Hormone and Drug-Mediated Modulation of Glucose Metabolism in a Microscale Model of the Human Liver.

Davidson MD1, Lehrer M2, Khetani SR1,3
Source: Tissue Eng
Publication Date: (2015)
Issue: 21(7): 716-725
Cells used in publication:
Hepatocyte, human
Species: human
Tissue Origin: liver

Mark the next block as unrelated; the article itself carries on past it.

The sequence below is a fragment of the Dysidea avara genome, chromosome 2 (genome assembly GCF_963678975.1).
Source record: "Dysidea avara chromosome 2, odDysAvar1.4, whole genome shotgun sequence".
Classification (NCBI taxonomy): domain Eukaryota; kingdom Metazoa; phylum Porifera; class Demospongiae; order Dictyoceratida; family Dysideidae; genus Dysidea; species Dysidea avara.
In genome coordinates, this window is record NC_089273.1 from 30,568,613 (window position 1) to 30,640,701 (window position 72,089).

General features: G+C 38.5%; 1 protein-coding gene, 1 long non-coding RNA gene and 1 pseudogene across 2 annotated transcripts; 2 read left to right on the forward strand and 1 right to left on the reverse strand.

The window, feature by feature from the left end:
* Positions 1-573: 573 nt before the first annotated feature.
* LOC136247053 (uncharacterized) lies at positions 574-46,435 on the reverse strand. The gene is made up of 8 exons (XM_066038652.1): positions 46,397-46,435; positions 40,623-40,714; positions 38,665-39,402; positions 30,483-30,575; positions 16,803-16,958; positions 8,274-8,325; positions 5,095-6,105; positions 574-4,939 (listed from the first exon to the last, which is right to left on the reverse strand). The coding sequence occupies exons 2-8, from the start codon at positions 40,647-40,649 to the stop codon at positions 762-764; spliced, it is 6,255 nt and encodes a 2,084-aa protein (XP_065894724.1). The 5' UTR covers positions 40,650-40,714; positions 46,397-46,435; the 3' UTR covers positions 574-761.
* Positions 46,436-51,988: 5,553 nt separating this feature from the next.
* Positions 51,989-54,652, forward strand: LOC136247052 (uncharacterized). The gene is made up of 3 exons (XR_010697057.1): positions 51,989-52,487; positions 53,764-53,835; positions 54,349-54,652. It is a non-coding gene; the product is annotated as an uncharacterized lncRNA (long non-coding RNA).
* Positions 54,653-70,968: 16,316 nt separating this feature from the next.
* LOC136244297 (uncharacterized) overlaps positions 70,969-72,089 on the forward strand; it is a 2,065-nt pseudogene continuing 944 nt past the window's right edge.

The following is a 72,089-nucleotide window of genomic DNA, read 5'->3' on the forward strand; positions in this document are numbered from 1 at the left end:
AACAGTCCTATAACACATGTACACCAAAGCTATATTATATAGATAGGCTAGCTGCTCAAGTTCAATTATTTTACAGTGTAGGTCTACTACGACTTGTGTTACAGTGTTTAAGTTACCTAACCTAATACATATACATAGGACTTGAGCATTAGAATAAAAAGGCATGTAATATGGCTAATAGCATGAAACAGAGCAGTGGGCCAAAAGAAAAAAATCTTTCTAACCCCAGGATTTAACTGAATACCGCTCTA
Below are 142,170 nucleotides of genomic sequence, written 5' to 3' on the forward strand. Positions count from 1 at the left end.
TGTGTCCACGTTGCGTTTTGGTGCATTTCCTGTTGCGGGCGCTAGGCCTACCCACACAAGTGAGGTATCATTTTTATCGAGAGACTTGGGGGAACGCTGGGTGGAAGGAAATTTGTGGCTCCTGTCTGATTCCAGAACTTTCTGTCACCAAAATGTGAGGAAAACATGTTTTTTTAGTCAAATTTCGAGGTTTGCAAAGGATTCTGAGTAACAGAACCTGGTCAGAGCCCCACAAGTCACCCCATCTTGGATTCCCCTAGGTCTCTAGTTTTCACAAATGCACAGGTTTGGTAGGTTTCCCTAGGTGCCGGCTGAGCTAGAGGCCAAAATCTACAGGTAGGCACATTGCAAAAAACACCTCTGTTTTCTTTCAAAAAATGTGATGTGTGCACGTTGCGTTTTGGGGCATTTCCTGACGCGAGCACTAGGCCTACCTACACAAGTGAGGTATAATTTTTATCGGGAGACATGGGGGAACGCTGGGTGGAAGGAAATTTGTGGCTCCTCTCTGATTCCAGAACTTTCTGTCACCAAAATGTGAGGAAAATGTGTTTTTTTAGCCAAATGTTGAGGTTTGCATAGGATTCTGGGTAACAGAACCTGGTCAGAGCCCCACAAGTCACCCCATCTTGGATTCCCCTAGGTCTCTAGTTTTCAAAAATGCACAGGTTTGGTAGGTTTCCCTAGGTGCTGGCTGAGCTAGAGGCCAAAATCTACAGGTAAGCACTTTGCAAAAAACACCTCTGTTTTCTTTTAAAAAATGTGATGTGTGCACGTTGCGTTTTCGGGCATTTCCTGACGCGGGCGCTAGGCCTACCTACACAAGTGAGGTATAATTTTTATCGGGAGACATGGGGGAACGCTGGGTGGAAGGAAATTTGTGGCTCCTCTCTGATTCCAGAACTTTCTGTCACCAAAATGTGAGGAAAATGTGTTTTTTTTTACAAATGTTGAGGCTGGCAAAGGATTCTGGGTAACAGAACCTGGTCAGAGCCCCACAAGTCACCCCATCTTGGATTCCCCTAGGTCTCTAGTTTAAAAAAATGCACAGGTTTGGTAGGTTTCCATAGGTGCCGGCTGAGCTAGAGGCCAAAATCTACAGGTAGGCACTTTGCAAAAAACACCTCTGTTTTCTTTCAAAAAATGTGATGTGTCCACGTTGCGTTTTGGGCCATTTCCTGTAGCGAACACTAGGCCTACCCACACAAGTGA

Due to its central role in glucose homeostasis, the liver is an important target for drug development efforts for type 2 diabetes mellitus (T2DM). Significant differences across species in liver metabolism necessitate supplementation of animal data with assays designed to assess human-relevant responses. However, isolated primary human hepatocytes (PHHs) display a rapid decline in phenotypic functions in conventional monolayer formats. Cocultivation of PHHs with specific stromal cells, especially in micropatterned configurations, can stabilize some liver functions for ~4 weeks in vitro. However, it remains unclear whether coculture approaches can stabilize glucose metabolism that can be modulated with hormones in PHHs. Thus, in this study, we compared commonly employed conventional culture formats and previously developed micropatterned cocultures (MPCCs) of cryopreserved PHHs and stromal fibroblasts for mRNA expression of key glucose metabolism genes (i.e., phosphoenolpyruvate carboxykinase-1 [PCK1]) and sensitivity of gluconeogenesis to prototypical hormones, insulin and glucagon. We found that only MPCCs displayed high expression of all transcripts tested for at least 2 weeks and robust gluconeogenesis with responsiveness to hormones for at least 3 weeks in vitro. Furthermore, MPCCs displayed glycogen storage and lysis, which could be modulated with hormones under the appropriate feeding and fasting states, respectively. Finally, we utilized MPCCs in proof-of-concept experiments where we tested gluconeogenesis inhibitors and evaluated the effects of stimulation with high levels of glucose as in T2DM. Gluconeogenesis in MPCCs was decreased after stimulation with drugs (i.e., metformin) and the PHHs accumulated significant amount of lipids following incubation with excess glucose (i.e., 340% in 50 mM glucose relative to physiologic 5 mM glucose controls). In conclusion, MPCCs provide a platform to study glucose metabolism and hormonal responsiveness in cryopreserved PHHs from multiple donors for several weeks in vitro. This model is also useful to study the effects of drugs and overnutrition for applications in T2DM.